reach its defense verdict,” as evidenced by the fact the jury reached a verdict
fifteen minutes after being read the instruction.
“A trial court may properly advise a jury of the importance of arriving
at a verdict and of the duty of individual jurors to hear and consider each
other’s arguments with open minds, rather than to prevent agreement by
obstinate adherence to first impressions. [Citations.] But, as the exclusive
right to agree or not to agree rests with the jury, the judge may not tell them
that they must agree nor may he harry their deliberations by coercive threats
or disparaging remarks. ‘The court is unauthorized to tell the jury, at any
stage of the trial, that they must agree. The statement of a trial judge to a
disagreeing jury that they must arrive at a verdict, or language from which
such peremptory order is logically inferred, is plain coercion and an invasion
by the court of the province of the jury. The trial court should not direct such
remarks or admonitions to the jury as will tend unduly to hasten them in
arriving at a verdict.’ ” (Cook v. Los Angeles Ry. Corp. (1939) 13 Cal.2d 591,
The California Rules of Court authorize the trial court to give such an
instruction to a deadlocked jury. “After a jury reports that it has reached an
impasse in its deliberations, the trial judge may, in the presence of counsel,
advise the jury of its duty to decide the case based on the evidence while
keeping an open mind and talking about the evidence with each other. The
judge should ask the jury if it has specific concerns which, if resolved, might
assist the jury in reaching a verdict. [¶] . . . [¶] If the trial judge determines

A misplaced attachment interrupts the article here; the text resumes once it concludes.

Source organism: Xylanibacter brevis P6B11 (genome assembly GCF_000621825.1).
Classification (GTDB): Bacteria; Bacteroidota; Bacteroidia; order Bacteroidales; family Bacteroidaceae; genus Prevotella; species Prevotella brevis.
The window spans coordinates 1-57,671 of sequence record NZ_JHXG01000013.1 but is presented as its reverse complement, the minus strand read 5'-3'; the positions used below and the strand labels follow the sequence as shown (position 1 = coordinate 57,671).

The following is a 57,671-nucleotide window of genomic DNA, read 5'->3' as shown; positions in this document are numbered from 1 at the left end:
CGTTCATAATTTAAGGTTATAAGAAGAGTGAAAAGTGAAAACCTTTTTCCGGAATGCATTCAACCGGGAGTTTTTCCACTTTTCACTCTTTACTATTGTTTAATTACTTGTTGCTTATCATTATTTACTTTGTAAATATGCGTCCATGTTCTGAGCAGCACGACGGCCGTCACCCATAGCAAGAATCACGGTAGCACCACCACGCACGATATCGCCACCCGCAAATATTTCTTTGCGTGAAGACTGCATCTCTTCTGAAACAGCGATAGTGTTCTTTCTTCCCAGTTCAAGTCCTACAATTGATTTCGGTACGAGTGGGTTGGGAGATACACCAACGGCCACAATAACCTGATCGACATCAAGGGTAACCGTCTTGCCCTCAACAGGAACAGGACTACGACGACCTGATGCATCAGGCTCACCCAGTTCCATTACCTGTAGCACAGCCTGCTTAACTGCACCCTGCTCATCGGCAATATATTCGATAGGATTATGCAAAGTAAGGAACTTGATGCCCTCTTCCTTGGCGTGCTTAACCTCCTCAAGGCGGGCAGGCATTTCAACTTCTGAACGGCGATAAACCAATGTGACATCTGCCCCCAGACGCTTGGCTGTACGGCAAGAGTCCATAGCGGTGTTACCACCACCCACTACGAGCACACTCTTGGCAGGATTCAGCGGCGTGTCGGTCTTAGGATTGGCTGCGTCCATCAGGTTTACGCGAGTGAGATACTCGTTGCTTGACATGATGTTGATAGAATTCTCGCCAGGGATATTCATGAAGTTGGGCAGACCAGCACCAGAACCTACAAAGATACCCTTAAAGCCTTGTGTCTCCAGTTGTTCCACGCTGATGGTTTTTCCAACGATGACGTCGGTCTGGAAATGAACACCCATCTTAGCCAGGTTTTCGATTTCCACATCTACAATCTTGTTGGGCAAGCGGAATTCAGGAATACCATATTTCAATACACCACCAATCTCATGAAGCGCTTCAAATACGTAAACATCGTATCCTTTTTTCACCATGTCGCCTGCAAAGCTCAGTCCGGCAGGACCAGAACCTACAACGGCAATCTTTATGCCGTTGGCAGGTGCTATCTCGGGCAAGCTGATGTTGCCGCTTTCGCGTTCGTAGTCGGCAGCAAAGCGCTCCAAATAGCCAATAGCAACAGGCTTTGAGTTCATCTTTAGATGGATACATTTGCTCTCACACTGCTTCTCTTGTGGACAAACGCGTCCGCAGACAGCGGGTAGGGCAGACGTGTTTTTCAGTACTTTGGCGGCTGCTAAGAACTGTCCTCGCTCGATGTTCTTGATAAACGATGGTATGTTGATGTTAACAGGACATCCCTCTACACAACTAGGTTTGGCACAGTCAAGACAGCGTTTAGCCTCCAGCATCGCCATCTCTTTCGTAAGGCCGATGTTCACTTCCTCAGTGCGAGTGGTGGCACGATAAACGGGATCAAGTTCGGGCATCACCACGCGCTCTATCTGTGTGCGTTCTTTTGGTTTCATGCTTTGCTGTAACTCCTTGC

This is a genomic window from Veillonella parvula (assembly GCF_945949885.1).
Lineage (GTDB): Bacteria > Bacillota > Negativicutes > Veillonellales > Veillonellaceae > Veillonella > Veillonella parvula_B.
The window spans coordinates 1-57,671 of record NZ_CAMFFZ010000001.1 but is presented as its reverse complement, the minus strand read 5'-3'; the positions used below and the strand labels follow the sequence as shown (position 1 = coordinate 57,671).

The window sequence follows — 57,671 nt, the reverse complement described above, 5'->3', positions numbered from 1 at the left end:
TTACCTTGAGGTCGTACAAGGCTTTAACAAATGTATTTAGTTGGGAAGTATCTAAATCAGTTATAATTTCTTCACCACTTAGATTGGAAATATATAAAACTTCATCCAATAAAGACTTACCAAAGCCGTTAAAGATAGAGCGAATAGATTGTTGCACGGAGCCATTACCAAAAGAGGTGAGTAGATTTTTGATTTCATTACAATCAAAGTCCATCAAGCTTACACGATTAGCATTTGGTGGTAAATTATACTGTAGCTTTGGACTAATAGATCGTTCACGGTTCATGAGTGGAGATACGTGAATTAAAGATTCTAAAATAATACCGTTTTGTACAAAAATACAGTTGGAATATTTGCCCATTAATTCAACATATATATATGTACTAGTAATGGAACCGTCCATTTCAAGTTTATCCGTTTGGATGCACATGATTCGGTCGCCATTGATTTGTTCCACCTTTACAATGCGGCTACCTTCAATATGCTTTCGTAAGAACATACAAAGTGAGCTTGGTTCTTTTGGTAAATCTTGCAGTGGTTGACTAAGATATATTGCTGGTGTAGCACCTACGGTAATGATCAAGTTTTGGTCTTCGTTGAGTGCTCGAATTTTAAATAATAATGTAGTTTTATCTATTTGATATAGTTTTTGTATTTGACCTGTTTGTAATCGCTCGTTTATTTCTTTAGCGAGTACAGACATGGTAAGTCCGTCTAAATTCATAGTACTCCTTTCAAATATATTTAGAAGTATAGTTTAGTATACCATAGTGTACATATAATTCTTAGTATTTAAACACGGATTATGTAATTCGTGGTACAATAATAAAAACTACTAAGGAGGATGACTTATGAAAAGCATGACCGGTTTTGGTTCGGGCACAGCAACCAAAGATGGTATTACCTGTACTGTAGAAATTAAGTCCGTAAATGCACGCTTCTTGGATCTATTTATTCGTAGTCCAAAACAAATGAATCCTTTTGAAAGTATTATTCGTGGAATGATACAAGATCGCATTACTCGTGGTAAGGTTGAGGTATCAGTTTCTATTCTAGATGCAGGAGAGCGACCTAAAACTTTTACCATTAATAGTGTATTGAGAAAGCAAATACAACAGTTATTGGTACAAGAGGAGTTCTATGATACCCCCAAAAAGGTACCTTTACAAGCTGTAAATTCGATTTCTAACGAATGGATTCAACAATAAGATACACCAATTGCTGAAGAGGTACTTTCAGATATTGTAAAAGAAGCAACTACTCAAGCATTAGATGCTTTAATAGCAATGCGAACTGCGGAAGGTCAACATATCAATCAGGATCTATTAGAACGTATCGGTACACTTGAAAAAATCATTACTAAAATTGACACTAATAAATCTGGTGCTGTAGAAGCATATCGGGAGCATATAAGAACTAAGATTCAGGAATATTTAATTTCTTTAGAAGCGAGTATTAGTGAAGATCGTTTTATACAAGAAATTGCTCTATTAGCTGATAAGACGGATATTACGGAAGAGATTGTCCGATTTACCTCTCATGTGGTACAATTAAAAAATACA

that further action might assist the jury in reaching a verdict, the judge may:
[¶] (1) Give additional instructions; [¶] (2) Clarify previous instructions;
[¶] (3) Permit attorneys to make additional closing arguments; or [¶] (4)
Employ any combination of these measures.” (Cal. Rules of Court, rule
2.1036(a), (b)(1)–(4).)
“[A]ny coercive effect should be determined by reading the instruction
as a whole in light of the surrounding circumstances. Only when the
instruction has coerced the jurors into surrendering their conscientious
convictions in order to reach agreement should the verdict be overturned.”
(Inouye v. Pacific Southwest Airlines (1981) 126 Cal.App.3d 648, 651
The court in Inouye considered the circumstances surrounding the
instruction and concluded they were not coercive. As in this case, “[t]he court
did not keep the jury in the jury room for an unreasonably long time after
reading the instruction. The jury reached agreement in 15 minutes. The
court then polled the jury. Nine jurors said the verdict was theirs without
hesitation. [¶] Moreover, examining the instruction line by line [citation] it is
clear the charge itself was not coercive. The court told the jury they should
reach a verdict if they reasonably could; they should not surrender their
conscious convictions of the truth and the weight of the evidence; each juror
must decide the case for himself and not merely acquiesce in the conclusion of
his fellows; the verdict should represent the opinion of each individual juror;
and in reaching a verdict each juror should not violate his individual
judgment and conscience.” (Inouye, supra, 126 Cal.App.3d at pp. 651–652.)
In fact, CACI No. 5013 was “derived in large part from Inouye.”
(Wegner, et al., Cal. Practice Guide: Civil Trials and Evidence (The Rutter
Group 2019) § 15:137a.) The use note states, “Similar language has been
found to be noncoercive in a civil case as long as it is accompanied by